According to the Dodgers, the Cubs are stealing signs. Also according to the Dodgers, the Dodgers don’t like it.
As evidence, Los Angeles catcher Yasmani Grandal pointed to the eighth inning of Saturday’s Game 1 of the NLCS, when Ben Zobrist reached second base—the perfect location from which to peer in at the catcher’s hands—and Addison Russell’s at-bat changed considerably.
“All the sudden, Russell is not taking good swings at sliders, looking like he’s looking for a fastball and in a certain location,” Grandal said in a Los Angeles Times account. “Did we know Zobrist had the signs and was doing something for it? Yeah, we did. That’s why we do it.”
The “it” to which Grandal referred was a continuous loop of sign changes and mound meetings, the better to stifle would-be thieves.
“We are literally paranoid when it comes to men on second and they are trying to get signs,” he added. “We know who is getting the signs. We know what they’re doing. We know what they do to get it. In the playoffs, one relayed sign could mean the difference between winning the World Series and not getting there.”
Ignore for a moment whether there’s any difference between literal paranoia and figurative paranoia. Are the Dodgers so certain that Zobrist and the Cubs are spying on them? Zobrist assures us otherwise.
It seems likely that he’s obfuscating, if only because it doesn’t take a hardball savant—even somebody unable to decode a catcher’s signs—to signal location. Former infielder Randy Velarde once looked at me like I was half an idiot when I asked him about the ease of relaying stolen signs from second base. “It’s the easiest thing in the world,” he said. “I’m amazed that everybody doesn’t do it.”
Ultimately, of course, it doesn’t matter. The barest suspicion of such chicanery should prompt the very response the Dodgers appear to be embracing—cloaking their signs in any way possible. What said response does not include is getting angry at the Cubs … and the Dodgers seem to be fine on that front, as well.
Changing signs can be as easy as swapping out the indicator, or the sign after which the actual sign takes effect. Maybe it’s the sign following the second signal for fastball. Maybe it’s based on the count (a 2-0 pitch would trigger the second sign in a series, while a 3-2 count would trigger the fifth, etc.). It could be the number of signs a catcher puts down rather than the signs themselves. The possibilities are limitless.
The only trick is to not make things so complicated that the pitcher gets confused. (Giants pitcher Sam Jones, for example, killed the National League in 1959, going 21-12 with a 2.54 ERA everywhere but Wrigley Field. In Chicago, of course, the Cubs’ practice of stealing signs from the scoreboard led to an 0-3 mark with for Jones with an 8.53 ERA. Why didn’t the Giants just switch up their signs like the Dodgers have recently done? Jones had trouble recognizing all but the simplest signals.)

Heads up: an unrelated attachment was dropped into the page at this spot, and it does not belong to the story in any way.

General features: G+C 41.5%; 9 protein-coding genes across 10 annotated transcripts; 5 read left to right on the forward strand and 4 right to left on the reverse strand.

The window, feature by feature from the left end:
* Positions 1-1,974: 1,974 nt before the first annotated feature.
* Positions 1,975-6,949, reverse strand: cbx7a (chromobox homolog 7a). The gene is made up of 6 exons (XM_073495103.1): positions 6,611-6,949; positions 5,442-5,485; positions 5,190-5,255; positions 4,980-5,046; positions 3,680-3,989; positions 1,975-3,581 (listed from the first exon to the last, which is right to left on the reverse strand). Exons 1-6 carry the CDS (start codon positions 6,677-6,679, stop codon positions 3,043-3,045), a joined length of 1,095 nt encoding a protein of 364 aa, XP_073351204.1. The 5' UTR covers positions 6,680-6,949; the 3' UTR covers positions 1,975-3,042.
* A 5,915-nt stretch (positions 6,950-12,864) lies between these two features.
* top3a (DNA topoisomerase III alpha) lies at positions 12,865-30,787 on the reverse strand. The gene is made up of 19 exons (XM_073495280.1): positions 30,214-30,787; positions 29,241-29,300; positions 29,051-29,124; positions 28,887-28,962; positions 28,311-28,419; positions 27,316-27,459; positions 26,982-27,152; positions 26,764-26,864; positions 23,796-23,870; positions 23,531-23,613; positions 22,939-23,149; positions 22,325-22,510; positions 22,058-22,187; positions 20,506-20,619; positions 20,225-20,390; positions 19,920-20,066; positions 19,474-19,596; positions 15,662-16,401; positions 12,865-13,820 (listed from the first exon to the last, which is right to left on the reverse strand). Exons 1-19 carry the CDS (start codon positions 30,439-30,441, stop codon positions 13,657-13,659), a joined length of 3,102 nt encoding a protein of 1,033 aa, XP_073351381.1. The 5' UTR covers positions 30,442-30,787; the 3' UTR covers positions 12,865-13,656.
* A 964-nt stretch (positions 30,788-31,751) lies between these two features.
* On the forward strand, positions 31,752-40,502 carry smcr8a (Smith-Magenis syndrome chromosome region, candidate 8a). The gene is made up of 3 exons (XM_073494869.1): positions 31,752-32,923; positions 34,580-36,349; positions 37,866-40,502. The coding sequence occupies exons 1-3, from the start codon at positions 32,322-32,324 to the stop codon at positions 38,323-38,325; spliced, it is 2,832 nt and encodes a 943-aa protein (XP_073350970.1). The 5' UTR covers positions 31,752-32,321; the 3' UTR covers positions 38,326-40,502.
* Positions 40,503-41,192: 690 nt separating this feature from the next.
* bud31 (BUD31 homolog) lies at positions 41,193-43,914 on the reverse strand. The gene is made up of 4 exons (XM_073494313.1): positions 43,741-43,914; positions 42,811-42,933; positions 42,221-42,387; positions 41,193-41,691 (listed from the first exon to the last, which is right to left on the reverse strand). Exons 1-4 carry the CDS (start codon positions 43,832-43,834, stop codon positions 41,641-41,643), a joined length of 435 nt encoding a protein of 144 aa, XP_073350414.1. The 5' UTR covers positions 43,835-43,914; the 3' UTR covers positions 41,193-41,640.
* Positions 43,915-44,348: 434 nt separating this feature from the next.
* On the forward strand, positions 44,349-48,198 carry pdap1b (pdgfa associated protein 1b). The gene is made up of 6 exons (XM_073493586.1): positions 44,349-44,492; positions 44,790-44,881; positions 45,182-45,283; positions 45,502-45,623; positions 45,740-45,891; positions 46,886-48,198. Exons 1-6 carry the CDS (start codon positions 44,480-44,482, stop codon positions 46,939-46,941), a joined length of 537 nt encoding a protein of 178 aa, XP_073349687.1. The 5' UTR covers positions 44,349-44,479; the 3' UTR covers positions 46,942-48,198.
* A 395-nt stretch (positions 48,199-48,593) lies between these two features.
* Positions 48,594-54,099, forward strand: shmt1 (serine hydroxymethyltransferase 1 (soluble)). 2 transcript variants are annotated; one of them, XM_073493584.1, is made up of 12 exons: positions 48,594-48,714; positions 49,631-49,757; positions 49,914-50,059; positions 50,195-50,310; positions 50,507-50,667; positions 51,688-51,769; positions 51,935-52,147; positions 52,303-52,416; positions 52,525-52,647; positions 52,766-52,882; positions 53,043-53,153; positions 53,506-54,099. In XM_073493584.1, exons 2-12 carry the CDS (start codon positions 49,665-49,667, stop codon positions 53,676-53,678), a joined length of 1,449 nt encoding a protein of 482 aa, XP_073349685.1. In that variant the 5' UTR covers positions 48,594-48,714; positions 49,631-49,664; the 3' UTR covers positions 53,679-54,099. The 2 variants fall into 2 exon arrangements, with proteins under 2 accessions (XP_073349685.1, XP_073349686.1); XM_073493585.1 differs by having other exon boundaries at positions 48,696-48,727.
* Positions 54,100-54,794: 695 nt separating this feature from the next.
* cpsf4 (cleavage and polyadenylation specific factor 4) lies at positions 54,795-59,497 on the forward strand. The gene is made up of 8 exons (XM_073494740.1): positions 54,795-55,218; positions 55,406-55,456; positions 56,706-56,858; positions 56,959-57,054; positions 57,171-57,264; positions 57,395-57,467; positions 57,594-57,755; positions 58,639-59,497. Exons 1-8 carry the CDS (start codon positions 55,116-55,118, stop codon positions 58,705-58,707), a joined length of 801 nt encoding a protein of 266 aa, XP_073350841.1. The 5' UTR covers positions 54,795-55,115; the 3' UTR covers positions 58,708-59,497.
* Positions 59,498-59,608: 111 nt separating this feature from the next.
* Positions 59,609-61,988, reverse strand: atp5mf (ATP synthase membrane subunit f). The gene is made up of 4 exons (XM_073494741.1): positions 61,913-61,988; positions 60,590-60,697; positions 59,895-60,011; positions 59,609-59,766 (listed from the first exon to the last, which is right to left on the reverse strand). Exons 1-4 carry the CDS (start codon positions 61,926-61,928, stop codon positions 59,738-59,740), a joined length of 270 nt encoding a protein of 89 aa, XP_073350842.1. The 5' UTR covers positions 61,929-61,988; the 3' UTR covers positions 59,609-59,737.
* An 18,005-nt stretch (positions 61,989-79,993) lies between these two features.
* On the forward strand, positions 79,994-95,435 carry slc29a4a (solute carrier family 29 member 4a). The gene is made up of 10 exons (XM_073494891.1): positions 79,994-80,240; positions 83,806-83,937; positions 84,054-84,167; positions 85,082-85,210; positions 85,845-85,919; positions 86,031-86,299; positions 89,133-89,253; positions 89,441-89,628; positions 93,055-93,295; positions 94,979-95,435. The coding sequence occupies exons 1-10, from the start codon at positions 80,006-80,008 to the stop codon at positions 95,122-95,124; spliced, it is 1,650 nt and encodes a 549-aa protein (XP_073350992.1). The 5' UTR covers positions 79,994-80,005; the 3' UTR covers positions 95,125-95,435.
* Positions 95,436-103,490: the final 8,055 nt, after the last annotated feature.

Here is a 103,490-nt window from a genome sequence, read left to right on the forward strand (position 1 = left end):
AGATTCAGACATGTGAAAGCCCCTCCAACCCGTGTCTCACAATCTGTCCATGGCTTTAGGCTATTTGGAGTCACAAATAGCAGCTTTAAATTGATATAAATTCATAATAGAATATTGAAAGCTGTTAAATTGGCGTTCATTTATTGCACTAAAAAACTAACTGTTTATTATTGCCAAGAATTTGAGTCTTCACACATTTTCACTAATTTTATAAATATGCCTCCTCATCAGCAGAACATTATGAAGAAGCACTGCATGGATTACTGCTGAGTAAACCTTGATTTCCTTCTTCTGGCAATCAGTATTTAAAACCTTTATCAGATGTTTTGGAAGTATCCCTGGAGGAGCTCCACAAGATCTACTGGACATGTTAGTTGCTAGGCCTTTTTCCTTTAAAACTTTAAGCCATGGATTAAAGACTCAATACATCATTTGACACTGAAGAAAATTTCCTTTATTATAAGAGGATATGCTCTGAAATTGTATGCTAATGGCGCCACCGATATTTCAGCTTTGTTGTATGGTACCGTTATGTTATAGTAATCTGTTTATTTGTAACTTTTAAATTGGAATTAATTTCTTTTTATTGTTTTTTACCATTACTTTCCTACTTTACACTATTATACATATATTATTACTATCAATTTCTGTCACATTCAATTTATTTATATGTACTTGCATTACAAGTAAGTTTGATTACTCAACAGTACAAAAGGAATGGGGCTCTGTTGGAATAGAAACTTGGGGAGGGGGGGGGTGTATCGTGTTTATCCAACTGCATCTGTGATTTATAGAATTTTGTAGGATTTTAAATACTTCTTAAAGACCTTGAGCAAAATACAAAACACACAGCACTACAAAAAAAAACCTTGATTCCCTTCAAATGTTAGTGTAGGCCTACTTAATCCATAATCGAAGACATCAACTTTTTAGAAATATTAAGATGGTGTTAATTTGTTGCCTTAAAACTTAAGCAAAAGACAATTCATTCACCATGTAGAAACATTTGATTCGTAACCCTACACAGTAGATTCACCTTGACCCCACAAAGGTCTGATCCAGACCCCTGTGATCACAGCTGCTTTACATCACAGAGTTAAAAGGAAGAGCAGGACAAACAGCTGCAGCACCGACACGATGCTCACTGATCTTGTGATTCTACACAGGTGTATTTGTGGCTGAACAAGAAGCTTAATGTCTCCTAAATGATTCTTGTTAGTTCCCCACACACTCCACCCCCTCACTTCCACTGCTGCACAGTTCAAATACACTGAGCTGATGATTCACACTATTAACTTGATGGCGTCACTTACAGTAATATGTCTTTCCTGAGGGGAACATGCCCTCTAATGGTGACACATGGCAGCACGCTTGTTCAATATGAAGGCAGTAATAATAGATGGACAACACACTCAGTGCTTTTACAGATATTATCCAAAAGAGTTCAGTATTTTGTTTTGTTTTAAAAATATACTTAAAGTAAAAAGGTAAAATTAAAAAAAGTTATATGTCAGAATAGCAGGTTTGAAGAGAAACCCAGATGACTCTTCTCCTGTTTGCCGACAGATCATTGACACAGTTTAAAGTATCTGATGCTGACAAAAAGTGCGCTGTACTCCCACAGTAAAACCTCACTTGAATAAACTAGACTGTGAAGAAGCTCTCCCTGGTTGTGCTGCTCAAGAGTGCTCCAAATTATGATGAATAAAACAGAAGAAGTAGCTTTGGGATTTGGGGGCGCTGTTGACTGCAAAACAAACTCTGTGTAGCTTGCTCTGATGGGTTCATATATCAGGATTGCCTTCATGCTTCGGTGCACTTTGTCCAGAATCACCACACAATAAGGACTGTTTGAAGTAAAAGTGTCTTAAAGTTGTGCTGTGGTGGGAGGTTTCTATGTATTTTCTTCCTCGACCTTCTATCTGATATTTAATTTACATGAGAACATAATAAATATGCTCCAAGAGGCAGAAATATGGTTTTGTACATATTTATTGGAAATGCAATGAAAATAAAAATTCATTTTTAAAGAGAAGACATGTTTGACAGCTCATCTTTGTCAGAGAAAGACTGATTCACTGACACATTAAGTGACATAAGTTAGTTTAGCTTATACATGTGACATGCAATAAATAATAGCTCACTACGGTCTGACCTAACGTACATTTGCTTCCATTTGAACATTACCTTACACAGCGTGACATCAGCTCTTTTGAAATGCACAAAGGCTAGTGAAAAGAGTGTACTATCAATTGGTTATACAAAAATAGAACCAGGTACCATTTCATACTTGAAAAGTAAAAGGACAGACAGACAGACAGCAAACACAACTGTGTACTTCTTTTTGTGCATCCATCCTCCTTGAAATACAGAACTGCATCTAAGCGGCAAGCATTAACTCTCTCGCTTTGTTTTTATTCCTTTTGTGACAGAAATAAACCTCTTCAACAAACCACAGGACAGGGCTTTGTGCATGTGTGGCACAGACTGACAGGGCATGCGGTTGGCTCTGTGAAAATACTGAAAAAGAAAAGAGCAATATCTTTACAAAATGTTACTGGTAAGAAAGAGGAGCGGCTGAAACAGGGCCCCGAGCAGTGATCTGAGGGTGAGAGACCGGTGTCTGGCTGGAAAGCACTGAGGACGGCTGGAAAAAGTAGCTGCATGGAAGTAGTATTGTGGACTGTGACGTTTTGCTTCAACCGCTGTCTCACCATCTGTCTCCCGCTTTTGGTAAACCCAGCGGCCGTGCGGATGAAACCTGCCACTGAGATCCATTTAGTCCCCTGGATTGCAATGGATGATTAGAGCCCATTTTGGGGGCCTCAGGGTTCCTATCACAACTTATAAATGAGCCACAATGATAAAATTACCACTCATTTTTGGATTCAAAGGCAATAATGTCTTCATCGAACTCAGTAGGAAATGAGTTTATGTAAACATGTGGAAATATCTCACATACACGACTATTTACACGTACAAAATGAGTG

Stealing signs from beyond the field of play is illegal, of course, not to mention frowned upon from a moral standpoint, while stealing signs from the basebaths—as Zobrist is accused of doing—is widely considered acceptable practice. (At least up until one is caught, at which point an increased degree of subtlety is expected). There are red-asses through the history of the game partial to on-field accusations (one example from spring training of this year seems to reinforce the idea that the Cubs might really be into this type of thing), but the low-key approach Los Angeles is taking—calling it out in the press is a surefire way to make sure everybody’s paying attention—is the right one.
Ultimately, the Dodgers are also displaying another sort of best practice. The ultimate recourse available to a team whose signs have been pilfered is to switch ’em up, then go win ballgames. Which is exactly what Los Angeles is doing.
2 thoughts on “Today’s Question: What to do With Spying Eyes?”
Y’know, in the Nats/Dodgers series, the catcher went to the mound so often, we fans assumed the battery suffered from a) paranoia or b) severe separation anxiety. I guess that’s just how they roll, at least in the playoffs.
I think this falls under the heading of “You can never be too safe.” Which according to Grandal happens to link directly to paranoia, but still.